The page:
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Been there, done that is now a thing of the past. It’s all about revisiting as an adult where my priorities are a bit shifted away from late night raves (well…) and more focused on degustations and fine wine.

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Hannah and I have successfully travelled to France previously, to sip wine in Bordeaux a few months back, and therefore knew our priorities (see above re food and wine) are aligned. Our new tradition is to make our first night of arrival chilled out, and all about gluttony.

The Deck Hotel

The Deck Hotel

We arrived around 5pm after a midday flight, checked ourselves into ultra-chic and nautical themed The Deck Hotel located a block from the beach, and set ourselves on the prize of prosecco to celebrate our weekend escape. I accidentally spotted the rooftop bar on Hotel Aston La Scala while discovering the gardens of Promenade du Paillon, and our pre-dinner aperitif location was instantly sorted. Planespotting, live music and sunset views over both the sea and Old Town included.

View from Hotel Aston La Scala

View from Hotel Aston La Scala

We had booked ourselves for dinner at Les Agitateurs, which resulted in a lot of oohs and ahhs. Our menu came hidden in a brown envelope which we unwrapped to unveil an exquisite 5-course tasting menu, all in French of course, for an affordable 39 Euro. It was an obvious yes, even though we weren’t necessarily clear on what specifically we said yes to.

Tasting menu at Les Agitateurs,

Tasting menu at Les Agitateurs,

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We woke Saturday morning to sunshine, warmth and a need for the sea. The promenade lining the seafront is inundated with seafront restaurants with deck chairs for hire. As our hotel concierge explained, they are more or less all the same – bar the one he likely gets his kickback from – plus not all are open being the offseason, so we took his recommendation and popped less than a 2-minute walk from our hotel to Ruhl Plage.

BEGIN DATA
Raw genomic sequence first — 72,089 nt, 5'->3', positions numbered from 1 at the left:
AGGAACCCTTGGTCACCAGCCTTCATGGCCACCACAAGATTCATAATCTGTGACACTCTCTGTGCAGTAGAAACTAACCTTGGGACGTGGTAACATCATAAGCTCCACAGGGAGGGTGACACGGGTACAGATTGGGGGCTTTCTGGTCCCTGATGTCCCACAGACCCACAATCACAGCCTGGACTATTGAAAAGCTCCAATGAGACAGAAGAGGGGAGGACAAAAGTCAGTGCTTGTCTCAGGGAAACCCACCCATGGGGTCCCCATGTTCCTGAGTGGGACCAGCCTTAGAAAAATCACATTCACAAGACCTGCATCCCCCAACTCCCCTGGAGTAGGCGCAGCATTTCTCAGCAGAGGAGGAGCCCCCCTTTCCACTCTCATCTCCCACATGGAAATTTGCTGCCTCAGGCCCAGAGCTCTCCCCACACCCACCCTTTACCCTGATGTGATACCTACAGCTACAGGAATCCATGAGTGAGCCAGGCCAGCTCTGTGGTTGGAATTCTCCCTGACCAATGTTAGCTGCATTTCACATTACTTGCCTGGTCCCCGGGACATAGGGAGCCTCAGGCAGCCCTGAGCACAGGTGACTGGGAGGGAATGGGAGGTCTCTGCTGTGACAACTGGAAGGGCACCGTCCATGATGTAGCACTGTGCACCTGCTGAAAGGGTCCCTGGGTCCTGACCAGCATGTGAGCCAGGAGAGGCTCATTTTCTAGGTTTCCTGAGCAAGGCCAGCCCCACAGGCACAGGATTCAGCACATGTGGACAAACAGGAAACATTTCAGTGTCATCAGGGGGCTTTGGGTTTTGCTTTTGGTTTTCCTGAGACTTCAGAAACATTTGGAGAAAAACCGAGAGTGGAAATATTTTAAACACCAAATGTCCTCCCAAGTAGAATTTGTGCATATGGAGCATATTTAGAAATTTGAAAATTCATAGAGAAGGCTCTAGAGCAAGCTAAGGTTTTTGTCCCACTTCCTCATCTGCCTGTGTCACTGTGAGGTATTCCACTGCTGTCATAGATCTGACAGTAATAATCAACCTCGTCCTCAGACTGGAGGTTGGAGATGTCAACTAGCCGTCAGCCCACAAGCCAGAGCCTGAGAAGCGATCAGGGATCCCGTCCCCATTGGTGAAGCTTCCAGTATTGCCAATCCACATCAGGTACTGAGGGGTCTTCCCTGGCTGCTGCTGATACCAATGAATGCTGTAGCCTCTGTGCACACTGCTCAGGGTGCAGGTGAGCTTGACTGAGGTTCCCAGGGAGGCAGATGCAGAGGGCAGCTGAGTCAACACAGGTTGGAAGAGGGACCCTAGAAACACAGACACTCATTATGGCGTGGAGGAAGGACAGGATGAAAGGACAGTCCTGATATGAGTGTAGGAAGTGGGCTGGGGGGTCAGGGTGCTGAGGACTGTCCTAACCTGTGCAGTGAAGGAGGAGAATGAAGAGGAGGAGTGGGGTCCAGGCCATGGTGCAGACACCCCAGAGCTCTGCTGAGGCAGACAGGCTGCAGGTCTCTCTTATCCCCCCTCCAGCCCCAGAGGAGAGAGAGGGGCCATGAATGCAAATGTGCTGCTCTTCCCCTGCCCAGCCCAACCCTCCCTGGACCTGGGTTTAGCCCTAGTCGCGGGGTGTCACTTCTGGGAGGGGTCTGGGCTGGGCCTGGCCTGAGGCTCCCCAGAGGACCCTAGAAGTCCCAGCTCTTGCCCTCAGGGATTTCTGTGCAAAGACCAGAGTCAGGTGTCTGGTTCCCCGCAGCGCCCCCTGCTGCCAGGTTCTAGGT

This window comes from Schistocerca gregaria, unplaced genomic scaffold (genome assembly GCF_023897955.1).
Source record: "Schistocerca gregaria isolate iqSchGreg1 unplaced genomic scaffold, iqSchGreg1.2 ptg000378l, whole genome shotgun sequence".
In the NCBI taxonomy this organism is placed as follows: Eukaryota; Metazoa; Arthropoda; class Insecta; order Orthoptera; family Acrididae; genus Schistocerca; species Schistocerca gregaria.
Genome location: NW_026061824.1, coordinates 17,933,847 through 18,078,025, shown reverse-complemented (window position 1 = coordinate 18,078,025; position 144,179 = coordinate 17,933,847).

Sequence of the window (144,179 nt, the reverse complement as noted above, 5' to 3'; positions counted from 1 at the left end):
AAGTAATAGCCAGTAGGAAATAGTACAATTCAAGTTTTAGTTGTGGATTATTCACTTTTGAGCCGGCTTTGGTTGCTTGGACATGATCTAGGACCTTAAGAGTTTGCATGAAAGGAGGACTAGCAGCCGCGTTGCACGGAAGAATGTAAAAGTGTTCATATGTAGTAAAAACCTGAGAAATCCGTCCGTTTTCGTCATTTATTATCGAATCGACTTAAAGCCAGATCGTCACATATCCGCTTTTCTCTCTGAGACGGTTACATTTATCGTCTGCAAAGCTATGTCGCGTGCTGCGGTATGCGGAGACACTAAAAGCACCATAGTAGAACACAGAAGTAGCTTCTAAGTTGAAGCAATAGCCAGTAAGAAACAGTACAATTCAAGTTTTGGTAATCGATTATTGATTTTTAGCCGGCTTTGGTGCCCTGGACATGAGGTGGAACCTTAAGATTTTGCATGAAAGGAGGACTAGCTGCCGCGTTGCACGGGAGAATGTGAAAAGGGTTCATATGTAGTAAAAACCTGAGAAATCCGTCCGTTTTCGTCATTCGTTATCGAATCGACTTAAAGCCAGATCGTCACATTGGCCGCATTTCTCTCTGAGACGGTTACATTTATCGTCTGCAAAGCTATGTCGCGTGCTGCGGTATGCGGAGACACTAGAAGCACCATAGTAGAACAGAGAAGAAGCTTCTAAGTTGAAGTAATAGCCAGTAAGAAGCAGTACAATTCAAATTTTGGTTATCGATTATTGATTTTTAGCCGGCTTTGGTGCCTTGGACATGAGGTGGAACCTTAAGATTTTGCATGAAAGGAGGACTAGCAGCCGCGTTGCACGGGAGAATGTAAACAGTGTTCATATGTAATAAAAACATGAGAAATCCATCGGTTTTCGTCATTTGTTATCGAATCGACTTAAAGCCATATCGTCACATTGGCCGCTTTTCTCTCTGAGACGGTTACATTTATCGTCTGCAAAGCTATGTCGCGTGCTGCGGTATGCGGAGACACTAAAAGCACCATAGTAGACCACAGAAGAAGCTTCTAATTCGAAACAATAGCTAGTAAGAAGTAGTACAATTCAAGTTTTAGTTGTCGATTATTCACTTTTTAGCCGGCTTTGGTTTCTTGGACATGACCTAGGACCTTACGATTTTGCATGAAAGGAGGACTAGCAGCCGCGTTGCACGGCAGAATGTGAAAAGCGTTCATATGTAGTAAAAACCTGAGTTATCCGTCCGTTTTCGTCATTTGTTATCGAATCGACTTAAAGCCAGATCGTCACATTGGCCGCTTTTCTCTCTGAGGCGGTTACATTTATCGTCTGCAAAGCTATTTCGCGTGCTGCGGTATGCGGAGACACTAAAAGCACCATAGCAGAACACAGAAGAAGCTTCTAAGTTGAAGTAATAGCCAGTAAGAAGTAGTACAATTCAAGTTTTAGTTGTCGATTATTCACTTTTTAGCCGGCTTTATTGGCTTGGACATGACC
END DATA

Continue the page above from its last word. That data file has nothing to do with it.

Deck chairs Ruhl Plage

Deck chairs Ruhl Plage

Rose on the beach

Rose on the beach

For a hefty 27 Euro each we got a sunbed, towel and umbrella for the whole day. And it was worth it!

The food and drink were overpriced so after treating ourselves to a bottle of rosé, we popped out to try what was described in a local blog as ‘the best fish in Nice’. Michelin Guide recommended, adorably trendy decor, fantastic service, generous sharing portions and mouthwatering ceviche, Peixes was hands down impressive.

Peixes, Nice

Peixes, Nice

Hannah at Peixes, Nice

Hannah at Peixes, Nice

Ceviche at Peixes, Nice

Ceviche at Peixes, Nice

The good news was, our lounge chairs were left waiting when we returned nice and full. Back to the rocky beach of Ruhl Plage to absorb the last of the day’s sun before freshening up for our next French delicacy.

Beau Rivage, Nice

Beau Rivage, Nice

The promenade, Nice

The promenade, Nice

We purposely didn’t reserve anywhere for Saturday night as we wanted to play it by ear. However, this wasn’t my first rodeo and as expected we had difficulty finding a decent spot initially. Despite having done our research, many of the more traditional places we had hoped to dine at didn’t take reservations and were surprisingly closed on Saturday.